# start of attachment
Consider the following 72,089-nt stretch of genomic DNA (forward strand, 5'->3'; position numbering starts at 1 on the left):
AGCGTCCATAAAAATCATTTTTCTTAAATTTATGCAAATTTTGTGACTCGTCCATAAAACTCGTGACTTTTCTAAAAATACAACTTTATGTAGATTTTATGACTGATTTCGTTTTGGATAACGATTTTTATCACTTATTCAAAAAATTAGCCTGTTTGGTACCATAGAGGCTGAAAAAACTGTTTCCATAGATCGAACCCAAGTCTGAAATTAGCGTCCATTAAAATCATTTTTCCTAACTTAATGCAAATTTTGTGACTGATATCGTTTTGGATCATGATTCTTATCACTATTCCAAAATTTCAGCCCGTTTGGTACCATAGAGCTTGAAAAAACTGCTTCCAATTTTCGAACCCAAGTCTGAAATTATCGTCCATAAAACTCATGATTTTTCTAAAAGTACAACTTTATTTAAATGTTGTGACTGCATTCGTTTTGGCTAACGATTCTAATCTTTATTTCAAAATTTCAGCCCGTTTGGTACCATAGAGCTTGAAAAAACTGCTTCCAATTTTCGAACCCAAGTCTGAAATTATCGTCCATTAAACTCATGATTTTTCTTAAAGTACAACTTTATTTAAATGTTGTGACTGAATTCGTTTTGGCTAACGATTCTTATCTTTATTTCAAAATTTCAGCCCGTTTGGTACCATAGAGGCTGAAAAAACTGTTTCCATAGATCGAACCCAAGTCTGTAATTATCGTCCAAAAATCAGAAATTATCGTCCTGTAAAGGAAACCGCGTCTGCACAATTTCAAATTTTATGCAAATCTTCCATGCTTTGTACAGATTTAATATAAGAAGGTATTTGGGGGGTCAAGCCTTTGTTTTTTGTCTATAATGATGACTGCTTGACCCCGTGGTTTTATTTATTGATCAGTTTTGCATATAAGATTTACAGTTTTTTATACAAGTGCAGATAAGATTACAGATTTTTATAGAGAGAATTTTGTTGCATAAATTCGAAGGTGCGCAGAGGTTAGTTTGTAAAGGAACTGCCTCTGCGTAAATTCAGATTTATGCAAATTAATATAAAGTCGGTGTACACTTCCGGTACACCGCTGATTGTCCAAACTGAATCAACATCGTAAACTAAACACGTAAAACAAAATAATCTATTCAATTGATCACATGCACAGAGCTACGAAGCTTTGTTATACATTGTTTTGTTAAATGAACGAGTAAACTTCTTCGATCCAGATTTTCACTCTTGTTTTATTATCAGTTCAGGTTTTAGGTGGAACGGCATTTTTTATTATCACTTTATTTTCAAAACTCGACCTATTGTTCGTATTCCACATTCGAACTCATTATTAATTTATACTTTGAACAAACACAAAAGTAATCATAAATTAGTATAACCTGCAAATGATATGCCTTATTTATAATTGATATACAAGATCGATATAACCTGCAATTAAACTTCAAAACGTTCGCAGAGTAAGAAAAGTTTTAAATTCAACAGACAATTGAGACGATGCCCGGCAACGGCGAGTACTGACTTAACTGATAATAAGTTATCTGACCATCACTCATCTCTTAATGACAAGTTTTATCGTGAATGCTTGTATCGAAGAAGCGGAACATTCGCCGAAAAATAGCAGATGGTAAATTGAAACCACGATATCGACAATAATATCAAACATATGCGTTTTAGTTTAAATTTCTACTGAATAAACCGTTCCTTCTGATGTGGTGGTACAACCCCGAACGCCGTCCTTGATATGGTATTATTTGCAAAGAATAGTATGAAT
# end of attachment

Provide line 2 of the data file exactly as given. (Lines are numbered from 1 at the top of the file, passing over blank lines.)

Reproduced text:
AGCGTCCATAAAAATCATTTTTCTTAAATTTATGCAAATTTTGTGACTCGTCCATAAAACTCGTGACTTTTCTAAAAATACAACTTTATGTAGATTTTATGACTGATTTCGTTTTGGATAACGATTTTTATCACTTATTCAAAAAATTAGCCTGTTTGGTACCATAGAGGCTGAAAAAACTGTTTCCATAGATCGAACCCAAGTCTGAAATTAGCGTCCATTAAAATCATTTTTCCTAACTTAATGCAAATTTTGTGACTGATATCGTTTTGGATCATGATTCTTATCACTATTCCAAAATTTCAGCCCGTTTGGTACCATAGAGCTTGAAAAAACTGCTTCCAATTTTCGAACCCAAGTCTGAAATTATCGTCCATAAAACTCATGATTTTTCTAAAAGTACAACTTTATTTAAATGTTGTGACTGCATTCGTTTTGGCTAACGATTCTAATCTTTATTTCAAAATTTCAGCCCGTTTGGTACCATAGAGCTTGAAAAAACTGCTTCCAATTTTCGAACCCAAGTCTGAAATTATCGTCCATTAAACTCATGATTTTTCTTAAAGTACAACTTTATTTAAATGTTGTGACTGAATTCGTTTTGGCTAACGATTCTTATCTTTATTTCAAAATTTCAGCCCGTTTGGTACCATAGAGGCTGAAAAAACTGTTTCCATAGATCGAACCCAAGTCTGTAATTATCGTCCAAAAATCAGAAATTATCGTCCTGTAAAGGAAACCGCGTCTGCACAATTTCAAATTTTATGCAAATCTTCCATGCTTTGTACAGATTTAATATAAGAAGGTATTTGGGGGGTCAAGCCTTTGTTTTTTGTCTATAATGATGACTGCTTGACCCCGTGGTTTTATTTATTGATCAGTTTTGCATATAAGATTTACAGTTTTTTATACAAGTGCAGATAAGATTACAGATTTTTATAGAGAGAATTTTGTTGCATAAATTCGAAGGTGCGCAGAGGTTAGTTTGTAAAGGAACTGCCTCTGCGTAAATTCAGATTTATGCAAATTAATATAAAGTCGGTGTACACTTCCGGTACACCGCTGATTGTCCAAACTGAATCAACATCGTAAACTAAACACGTAAAACAAAATAATCTATTCAATTGATCACATGCACAGAGCTACGAAGCTTTGTTATACATTGTTTTGTTAAATGAACGAGTAAACTTCTTCGATCCAGATTTTCACTCTTGTTTTATTATCAGTTCAGGTTTTAGGTGGAACGGCATTTTTTATTATCACTTTATTTTCAAAACTCGACCTATTGTTCGTATTCCACATTCGAACTCATTATTAATTTATACTTTGAACAAACACAAAAGTAATCATAAATTAGTATAACCTGCAAATGATATGCCTTATTTATAATTGATATACAAGATCGATATAACCTGCAATTAAACTTCAAAACGTTCGCAGAGTAAGAAAAGTTTTAAATTCAACAGACAATTGAGACGATGCCCGGCAACGGCGAGTACTGACTTAACTGATAATAAGTTATCTGACCATCACTCATCTCTTAATGACAAGTTTTATCGTGAATGCTTGTATCGAAGAAGCGGAACATTCGCCGAAAAATAGCAGATGGTAAATTGAAACCACGATATCGACAATAATATCAAACATATGCGTTTTAGTTTAAATTTCTACTGAATAAACCGTTCCTTCTGATGTGGTGGTACAACCCCGAACGCCGTCCTTGATATGGTATTATTTGCAAAGAATAGTATGAAT